The Guardian made a loss of more than £180m last year as digital growth went into reverse and the a tough print market took a further turn for the worse.
A tumultuous year for the left-leaning title ended in a pre-tax loss of £173m, its accounts show. After tax the Guardian plunged £180.3m into the red, nearly 18 times its losses in the prior year.
The largest single contributor to the red ink was a write-down on its stake in Ascential, the business publisher and events company it invested in alongside the private equity giant Apax Partners. Ascential floated on the Stock Exchange earlier this year, crystallising the fall in the value of the business since the Guardian bought in, in 2007.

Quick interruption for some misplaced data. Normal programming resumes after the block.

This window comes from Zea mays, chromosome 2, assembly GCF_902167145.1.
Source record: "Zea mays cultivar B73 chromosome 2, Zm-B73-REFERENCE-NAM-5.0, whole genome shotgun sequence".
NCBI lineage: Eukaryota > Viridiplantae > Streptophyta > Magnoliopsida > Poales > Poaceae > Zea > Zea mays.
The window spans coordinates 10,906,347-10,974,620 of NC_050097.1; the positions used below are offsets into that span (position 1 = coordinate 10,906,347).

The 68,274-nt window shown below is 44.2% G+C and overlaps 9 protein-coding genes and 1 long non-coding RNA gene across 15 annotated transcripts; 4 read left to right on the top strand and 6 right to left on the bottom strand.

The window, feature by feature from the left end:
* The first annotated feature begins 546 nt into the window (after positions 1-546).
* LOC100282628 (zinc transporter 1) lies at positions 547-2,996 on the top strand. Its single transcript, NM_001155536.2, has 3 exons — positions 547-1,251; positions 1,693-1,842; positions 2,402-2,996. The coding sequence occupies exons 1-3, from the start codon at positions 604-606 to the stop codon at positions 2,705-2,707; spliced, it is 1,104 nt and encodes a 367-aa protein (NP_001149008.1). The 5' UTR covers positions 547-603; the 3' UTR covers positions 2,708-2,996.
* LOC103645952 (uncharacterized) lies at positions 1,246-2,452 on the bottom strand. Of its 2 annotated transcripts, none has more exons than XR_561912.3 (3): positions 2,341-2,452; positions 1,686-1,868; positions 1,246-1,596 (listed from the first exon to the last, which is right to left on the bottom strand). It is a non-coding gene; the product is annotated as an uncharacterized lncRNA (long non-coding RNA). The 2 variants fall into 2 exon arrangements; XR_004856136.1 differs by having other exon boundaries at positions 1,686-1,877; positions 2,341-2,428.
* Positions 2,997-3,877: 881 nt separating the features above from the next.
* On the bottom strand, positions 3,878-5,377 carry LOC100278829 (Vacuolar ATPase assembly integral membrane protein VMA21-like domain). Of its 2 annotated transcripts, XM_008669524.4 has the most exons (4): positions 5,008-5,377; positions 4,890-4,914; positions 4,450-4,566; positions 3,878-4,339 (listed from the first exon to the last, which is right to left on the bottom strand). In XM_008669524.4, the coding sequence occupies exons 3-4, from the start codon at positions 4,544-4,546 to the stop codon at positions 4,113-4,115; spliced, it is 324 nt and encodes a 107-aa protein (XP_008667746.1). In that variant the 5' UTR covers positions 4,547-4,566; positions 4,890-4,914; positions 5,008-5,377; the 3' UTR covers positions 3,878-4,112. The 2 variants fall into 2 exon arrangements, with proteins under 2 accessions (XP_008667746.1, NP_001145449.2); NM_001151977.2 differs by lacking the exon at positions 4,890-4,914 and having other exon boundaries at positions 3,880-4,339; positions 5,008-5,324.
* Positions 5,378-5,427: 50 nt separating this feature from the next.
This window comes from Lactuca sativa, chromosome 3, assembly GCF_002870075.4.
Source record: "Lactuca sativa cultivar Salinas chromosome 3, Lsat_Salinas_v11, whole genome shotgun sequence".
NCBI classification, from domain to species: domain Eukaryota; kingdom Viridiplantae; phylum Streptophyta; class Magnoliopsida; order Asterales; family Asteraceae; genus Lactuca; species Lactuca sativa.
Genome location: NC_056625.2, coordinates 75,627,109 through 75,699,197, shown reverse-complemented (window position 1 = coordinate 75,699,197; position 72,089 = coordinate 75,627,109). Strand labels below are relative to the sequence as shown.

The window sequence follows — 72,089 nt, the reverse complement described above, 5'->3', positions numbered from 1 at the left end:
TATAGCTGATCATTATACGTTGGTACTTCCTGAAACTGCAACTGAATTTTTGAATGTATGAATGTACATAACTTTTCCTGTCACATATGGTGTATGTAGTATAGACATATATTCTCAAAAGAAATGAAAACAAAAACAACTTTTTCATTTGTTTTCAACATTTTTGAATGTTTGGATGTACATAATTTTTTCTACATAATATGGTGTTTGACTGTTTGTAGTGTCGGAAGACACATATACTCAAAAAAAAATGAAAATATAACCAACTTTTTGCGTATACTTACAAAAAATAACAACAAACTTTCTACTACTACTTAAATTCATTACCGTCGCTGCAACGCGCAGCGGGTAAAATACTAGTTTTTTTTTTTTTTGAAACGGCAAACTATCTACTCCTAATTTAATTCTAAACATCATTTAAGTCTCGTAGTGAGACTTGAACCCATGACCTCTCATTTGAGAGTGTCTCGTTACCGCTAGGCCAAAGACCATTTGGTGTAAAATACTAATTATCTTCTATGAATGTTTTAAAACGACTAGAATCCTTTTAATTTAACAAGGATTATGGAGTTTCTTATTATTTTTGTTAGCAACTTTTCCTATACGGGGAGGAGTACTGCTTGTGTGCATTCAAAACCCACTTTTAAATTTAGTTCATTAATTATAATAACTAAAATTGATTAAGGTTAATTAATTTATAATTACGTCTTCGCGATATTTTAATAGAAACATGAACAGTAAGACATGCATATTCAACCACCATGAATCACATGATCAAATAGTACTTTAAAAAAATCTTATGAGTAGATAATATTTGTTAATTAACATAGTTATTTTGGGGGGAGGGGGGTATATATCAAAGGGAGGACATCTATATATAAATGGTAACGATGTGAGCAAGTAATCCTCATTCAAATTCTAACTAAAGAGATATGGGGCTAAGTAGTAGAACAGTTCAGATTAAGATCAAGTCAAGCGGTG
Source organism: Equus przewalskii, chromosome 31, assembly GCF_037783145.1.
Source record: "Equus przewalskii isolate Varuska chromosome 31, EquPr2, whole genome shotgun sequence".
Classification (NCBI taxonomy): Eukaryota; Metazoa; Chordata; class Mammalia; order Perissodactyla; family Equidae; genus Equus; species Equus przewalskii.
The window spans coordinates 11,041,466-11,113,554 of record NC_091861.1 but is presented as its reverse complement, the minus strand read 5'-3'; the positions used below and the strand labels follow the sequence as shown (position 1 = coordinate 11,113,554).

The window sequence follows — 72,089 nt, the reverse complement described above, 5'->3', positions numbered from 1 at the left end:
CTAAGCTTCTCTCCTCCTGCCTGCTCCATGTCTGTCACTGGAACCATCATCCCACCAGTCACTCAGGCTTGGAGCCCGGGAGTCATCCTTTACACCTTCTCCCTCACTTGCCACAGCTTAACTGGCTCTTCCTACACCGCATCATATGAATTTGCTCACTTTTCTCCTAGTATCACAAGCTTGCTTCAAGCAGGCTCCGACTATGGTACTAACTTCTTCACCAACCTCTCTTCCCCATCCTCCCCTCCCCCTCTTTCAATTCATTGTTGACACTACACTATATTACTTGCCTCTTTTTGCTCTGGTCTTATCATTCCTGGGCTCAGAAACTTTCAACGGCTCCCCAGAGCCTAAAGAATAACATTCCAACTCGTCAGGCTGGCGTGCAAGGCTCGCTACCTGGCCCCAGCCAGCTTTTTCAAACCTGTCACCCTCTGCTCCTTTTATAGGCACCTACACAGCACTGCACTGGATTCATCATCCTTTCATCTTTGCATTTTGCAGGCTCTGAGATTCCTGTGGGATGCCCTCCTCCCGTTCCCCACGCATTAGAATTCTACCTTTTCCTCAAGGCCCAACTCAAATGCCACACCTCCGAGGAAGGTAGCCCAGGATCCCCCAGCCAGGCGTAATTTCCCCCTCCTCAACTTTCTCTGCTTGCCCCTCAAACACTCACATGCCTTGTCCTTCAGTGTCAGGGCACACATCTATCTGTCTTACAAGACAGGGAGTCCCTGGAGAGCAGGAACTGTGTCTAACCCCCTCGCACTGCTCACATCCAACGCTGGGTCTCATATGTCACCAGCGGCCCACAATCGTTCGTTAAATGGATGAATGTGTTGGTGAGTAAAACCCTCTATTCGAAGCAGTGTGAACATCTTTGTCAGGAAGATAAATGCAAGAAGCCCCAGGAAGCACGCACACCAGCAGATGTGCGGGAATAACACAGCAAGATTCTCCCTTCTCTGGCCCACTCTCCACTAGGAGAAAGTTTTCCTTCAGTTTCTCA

The Guardian itself recorded an operating loss, including exceptional items, of £100.4m, up from £48.2m in 2015. The bottom line reflected a 4pc decline in total sales to £209.5m and an increase in operating costs of nearly £40m.
Within the dip in turnover, digital advertising sales fell by 3pc to £79.6m. That came despite heavy investment in editorial and advertising sales expansion in the US and Australia, and regardless of an increase in traffic of more than a third over the year.
The Guardian has pointed to the increasing dominance of Google and Facebook in the online advertising market as a serious challenge to its efforts to replace print revenues.